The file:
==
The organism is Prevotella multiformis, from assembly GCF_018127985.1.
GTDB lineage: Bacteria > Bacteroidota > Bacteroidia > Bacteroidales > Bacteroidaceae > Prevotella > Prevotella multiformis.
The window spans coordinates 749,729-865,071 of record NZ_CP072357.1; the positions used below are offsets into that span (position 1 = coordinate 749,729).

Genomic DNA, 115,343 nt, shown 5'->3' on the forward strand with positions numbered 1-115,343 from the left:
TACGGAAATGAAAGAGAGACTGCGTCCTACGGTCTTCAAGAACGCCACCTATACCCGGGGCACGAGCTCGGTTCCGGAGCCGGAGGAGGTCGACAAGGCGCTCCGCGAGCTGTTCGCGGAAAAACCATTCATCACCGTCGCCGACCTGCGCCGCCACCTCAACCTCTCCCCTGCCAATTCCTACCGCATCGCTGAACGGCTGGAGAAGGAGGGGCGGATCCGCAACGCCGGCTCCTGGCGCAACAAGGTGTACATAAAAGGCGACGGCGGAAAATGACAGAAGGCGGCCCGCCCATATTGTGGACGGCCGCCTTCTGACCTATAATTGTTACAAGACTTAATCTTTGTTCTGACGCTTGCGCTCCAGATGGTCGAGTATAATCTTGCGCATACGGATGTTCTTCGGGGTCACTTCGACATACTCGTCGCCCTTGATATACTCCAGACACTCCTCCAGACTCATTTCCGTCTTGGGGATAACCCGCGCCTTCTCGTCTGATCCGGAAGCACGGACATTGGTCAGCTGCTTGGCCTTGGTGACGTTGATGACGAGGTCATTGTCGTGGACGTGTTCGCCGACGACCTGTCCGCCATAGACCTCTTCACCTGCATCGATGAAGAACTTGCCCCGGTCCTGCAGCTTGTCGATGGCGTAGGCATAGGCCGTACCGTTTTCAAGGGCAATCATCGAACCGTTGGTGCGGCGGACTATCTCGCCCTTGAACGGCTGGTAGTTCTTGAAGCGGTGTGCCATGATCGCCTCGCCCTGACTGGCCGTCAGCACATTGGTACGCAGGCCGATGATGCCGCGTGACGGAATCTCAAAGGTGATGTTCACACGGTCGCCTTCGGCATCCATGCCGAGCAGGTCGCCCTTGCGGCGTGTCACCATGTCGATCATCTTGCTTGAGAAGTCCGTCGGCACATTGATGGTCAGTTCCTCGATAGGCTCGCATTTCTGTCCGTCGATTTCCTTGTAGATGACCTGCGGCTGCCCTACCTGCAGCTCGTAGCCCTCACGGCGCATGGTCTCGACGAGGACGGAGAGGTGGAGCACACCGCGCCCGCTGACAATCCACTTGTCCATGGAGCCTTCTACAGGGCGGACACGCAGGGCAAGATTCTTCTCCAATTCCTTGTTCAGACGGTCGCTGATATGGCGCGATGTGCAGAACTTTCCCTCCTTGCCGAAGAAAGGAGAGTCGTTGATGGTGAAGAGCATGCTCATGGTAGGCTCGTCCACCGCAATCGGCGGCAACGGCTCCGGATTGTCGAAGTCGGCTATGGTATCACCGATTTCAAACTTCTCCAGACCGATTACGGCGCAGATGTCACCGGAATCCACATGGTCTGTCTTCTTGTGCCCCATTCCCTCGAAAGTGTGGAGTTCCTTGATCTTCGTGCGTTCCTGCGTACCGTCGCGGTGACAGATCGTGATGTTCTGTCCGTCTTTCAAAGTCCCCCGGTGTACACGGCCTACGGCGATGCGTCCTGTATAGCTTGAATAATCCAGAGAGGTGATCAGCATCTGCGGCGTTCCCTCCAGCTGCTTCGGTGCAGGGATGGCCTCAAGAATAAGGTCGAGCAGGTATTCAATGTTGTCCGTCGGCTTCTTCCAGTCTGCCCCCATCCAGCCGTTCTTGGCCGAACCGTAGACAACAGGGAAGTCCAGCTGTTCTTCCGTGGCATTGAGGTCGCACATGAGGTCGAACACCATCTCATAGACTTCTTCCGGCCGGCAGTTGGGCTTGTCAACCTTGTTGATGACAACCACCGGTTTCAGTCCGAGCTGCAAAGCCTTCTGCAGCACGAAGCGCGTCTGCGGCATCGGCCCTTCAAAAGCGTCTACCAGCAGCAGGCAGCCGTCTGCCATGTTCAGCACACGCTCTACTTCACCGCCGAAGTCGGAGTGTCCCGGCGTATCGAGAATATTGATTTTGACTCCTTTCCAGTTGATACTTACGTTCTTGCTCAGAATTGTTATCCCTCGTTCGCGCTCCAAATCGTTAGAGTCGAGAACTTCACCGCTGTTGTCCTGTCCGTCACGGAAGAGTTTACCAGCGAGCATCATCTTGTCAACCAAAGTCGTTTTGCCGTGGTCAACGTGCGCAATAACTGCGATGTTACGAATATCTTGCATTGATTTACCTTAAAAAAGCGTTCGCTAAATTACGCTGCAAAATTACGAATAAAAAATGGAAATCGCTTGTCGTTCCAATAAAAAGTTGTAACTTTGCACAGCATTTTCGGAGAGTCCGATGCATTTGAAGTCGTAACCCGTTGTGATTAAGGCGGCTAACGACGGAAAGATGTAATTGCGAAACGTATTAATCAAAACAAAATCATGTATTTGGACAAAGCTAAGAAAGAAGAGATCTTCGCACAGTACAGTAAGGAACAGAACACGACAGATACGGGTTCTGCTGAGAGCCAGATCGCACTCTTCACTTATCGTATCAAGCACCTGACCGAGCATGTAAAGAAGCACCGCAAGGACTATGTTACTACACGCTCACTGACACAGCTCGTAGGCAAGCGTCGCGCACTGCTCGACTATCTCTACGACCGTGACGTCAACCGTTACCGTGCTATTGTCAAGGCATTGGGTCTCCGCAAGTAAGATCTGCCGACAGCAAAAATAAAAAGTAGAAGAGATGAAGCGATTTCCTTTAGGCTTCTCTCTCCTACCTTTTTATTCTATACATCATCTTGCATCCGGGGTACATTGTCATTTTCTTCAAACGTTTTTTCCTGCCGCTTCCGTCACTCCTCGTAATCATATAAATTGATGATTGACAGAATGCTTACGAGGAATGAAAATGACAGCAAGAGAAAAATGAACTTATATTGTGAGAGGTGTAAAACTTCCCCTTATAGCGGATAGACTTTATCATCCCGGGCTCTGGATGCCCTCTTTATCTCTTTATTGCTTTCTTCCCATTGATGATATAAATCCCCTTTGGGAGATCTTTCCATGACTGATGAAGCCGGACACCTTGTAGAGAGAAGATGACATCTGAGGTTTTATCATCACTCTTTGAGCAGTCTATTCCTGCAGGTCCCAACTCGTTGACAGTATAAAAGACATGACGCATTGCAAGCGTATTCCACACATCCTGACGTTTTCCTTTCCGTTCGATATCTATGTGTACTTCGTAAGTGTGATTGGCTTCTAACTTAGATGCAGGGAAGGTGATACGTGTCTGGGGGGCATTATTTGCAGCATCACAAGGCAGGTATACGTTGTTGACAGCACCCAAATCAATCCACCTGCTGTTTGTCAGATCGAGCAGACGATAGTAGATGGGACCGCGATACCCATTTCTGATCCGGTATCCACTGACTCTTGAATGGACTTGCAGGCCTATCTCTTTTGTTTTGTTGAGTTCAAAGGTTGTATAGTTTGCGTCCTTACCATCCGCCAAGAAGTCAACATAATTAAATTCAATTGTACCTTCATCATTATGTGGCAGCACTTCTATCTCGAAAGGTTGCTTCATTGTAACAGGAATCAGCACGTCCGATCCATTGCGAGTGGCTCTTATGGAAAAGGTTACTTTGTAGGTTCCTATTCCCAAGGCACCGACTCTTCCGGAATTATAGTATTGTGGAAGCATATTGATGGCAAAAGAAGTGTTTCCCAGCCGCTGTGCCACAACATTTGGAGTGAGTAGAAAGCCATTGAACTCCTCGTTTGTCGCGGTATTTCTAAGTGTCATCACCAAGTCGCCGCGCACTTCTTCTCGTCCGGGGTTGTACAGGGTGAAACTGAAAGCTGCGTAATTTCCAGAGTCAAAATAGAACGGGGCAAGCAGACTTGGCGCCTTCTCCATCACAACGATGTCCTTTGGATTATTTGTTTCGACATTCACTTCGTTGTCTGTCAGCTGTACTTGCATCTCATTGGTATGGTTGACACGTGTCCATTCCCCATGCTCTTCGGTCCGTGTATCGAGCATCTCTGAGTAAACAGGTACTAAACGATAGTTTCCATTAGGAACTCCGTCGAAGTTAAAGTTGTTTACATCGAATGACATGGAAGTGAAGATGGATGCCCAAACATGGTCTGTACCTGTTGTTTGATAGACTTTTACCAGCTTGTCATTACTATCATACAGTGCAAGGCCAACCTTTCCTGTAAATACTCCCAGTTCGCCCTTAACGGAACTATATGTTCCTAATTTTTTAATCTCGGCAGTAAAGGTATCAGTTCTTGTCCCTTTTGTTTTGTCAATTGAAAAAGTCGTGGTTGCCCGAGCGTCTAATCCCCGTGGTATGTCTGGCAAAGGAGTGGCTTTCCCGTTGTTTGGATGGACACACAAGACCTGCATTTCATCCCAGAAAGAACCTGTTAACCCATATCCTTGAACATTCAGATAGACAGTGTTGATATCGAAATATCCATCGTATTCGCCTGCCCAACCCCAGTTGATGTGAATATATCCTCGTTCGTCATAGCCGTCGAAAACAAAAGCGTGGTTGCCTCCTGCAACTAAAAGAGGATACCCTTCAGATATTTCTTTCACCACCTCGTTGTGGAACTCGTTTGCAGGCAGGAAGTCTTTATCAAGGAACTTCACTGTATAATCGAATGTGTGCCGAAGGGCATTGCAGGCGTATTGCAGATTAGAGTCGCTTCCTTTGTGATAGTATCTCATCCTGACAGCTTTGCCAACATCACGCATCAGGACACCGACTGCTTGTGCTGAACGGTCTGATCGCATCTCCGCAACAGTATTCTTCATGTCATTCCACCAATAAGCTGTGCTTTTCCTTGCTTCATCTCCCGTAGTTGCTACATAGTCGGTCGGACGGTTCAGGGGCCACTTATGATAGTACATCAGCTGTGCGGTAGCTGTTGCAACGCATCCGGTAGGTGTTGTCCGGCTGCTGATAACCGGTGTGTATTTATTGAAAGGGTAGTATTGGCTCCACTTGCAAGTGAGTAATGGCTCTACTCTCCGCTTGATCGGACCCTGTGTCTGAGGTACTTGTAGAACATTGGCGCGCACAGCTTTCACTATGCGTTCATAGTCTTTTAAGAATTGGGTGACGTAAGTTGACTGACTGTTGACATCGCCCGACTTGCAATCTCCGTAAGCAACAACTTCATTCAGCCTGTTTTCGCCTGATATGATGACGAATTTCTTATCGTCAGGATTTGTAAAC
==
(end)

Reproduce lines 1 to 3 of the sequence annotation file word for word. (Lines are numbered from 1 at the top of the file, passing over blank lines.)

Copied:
The organism is Prevotella multiformis, from assembly GCF_018127985.1.
GTDB lineage: Bacteria > Bacteroidota > Bacteroidia > Bacteroidales > Bacteroidaceae > Prevotella > Prevotella multiformis.
The window spans coordinates 749,729-865,071 of record NZ_CP072357.1; the positions used below are offsets into that span (position 1 = coordinate 749,729).